The National Party insists it has put up a medicinal cannabis bill to help ease the pain of suffering New Zealanders and that it is not a political stunt.
The member's bill under National MP Shane Reti's name would allow for medicinal cannabis products to be approved in the same way a medicine is approved by Medsafe, with the exception of loose leaf cannabis products.
Medicinal cannabis products would be pharmacist-only medicine and doctors would decide who had access to an identification card that certified patients to buy the product.
Mr Bridges said the government's bill, currently before select committee, was totally silent on how a medicinal cannabis regime would operate in practice.
National supported the bill in its first reading but is now pulling that support and putting its own version up.
"The government has said it will increase access now and leave it to officials to think through the controls and the consequences later. That's typical of this government but it's not acceptable. So we're putting forward a comprehensive alternative,'' Mr Bridges said.
Health Minister David Clark said it was a shame the National Party was playing politics over medicinal cannabis.
"If they really wanted to do this, the obvious thing is that they could have done it anytime in the last nine years," he said.
National had every opportunity to put amendments to the government bill forward to help improve it, he said.
Instead, once the select committee had heard all the submissions National turned produced its own bill, which was disappointing.
"It seems a shame they're playing politics with this.
"If they really wanted to do this the obvious thing is they could have done that anytime in the last nine years.''
Green MP Chloe Swarbrick said she was annoyed the National Party was suddenly putting up its own bill on medicinal cannabis, given it voted against her bill which was very similar.
"We're absolutely open to working across the house as we've always made clear, in a collaborative and transparent manner, to get the best outcome for patients and their whanau.''
National health spokesman Michael Woodhouse sat on the health select committee that heard submissions on the government's medicinal cannabis bill and said the government was "ambivalent" about proposals for change to the bill.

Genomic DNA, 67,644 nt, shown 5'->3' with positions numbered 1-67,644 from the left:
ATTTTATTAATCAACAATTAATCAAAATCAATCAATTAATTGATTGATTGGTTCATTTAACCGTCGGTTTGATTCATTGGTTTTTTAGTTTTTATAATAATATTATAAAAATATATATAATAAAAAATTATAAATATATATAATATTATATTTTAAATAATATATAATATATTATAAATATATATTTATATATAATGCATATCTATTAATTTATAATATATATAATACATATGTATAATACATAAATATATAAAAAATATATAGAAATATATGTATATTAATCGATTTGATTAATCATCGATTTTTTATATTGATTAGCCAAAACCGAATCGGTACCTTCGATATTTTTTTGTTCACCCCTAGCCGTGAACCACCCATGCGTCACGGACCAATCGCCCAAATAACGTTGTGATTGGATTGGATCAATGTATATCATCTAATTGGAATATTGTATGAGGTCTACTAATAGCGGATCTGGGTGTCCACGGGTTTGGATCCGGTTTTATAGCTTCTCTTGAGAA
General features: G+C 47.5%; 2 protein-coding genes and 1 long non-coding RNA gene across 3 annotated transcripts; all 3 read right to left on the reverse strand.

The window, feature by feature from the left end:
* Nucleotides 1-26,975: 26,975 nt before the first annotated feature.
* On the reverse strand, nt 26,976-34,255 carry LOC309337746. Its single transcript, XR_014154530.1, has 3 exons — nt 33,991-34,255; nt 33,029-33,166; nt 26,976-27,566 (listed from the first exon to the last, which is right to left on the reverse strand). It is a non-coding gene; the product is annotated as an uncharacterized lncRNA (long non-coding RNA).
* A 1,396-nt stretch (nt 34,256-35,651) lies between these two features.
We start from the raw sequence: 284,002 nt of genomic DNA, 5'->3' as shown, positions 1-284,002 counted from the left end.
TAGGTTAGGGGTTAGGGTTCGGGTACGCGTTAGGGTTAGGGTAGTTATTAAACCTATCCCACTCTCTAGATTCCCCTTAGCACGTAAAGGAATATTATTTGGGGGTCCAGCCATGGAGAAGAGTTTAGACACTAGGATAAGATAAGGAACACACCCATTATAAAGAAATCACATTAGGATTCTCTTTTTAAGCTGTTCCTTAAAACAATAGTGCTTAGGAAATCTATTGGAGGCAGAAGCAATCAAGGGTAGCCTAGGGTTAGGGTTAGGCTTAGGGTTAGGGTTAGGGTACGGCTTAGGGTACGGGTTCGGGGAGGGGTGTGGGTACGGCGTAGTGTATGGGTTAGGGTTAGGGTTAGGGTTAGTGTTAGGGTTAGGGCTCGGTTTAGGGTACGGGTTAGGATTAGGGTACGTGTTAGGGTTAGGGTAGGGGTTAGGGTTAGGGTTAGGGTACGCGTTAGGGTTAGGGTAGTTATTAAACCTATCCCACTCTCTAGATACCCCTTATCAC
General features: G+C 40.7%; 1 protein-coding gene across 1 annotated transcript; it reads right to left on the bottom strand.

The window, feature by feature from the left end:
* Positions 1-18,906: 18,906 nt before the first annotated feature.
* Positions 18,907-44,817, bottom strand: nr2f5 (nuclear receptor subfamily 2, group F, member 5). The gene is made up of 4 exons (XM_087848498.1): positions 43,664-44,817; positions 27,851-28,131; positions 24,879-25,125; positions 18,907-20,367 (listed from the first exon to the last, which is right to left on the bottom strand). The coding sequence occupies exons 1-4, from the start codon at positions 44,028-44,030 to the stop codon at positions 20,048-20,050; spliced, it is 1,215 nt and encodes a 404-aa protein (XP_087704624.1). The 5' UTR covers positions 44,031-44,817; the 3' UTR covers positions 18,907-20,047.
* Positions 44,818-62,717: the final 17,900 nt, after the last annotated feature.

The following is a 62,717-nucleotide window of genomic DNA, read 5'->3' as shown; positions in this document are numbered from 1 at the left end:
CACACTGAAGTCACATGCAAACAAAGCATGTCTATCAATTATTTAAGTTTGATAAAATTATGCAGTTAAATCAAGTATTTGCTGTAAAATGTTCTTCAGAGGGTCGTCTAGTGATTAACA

"The Minister of Health has over 1000 officials that he could have deployed had he been more interested in exploring the issues that we were very clear were important not only to us but to New Zealanders - and there was no energy around that."
New Zealand Drug Foundation executive director Ross Bell wants the government to fix its medicinal cannabis bill by working with the opposition and including the best bits from National's member's bill.
Labour's bill allows terminally ill people to possess and use cannabis but not grow it.
As to how they would get a supply of cannabis in the first place without breaking the law is unclear.
Medicinal cannabis advocates including Mr Bell have been critical of how long the government has taken to progress legislation.
Mr Bell said he hoped the politics could be put to one side for the sake of those who are terminally ill.
"What we would hope could happen now is that Labour and National get a room and work this out and if there's good stuff in the National bill take it out of the National bill and put it in the government bill.''
National MP Shane Reti has been travelling overseas looking at preferred models for dealing with cannabis legalisation, which is the basis for the member's bill in his name.
Other aspects of the bill include cultivators and manufacturers not being able to be located within 5km of residential land, or 1km of sensitive sites such as schools and wahi tapu.
No advertising of medicinal cannabis products to the public will be permitted and the Ministry of Health will review the legislation in five years.
Mr Bell said the problem with the government's bill was it allowed a defence for people with terminal illness in terms of their possession but did not allow for a defence for how they get hold of it.
"That was a real weakness in the government bill.''
The parliamentary committee considering the medicinal cannabis legislation is deadlocked on whether or not the bill should proceed.
Despite that, the government still has the numbers to progress the bill giving the terminally ill access to medicinal cannabis.
Labour MPs supported a number of recommendations made by the Health Ministry, including establishing a regulatory regime for production quality standards and to allow information sharing about product availability.
In the committee report they also defended not extending the bill to people in chronic pain or with a severe or debilitating illness, and not giving legal protection to friends and family who may supply cannabis to the terminally ill.
Meanwhile, Justice Minister Andrew Little is promoting the use of a citizens' jury to inform public debate on legalising cannabis.
The government is committed to a referendum on legalising personal use of cannabis by 2020 under an agreement between Labour and the Green Party.
A citizen's jury is a randomly selected group of civilians who listen to expert evidence before forming a judgement.
Richard Egan, the co-director of the social and behavioural research unit at Otago University, supported that process because, he said, a referendum relies on the public being fully informed, which is not always the case.
Dr Egan said ideally there would be a number of citizens' jury made up of people from different backgrounds and ethnicities.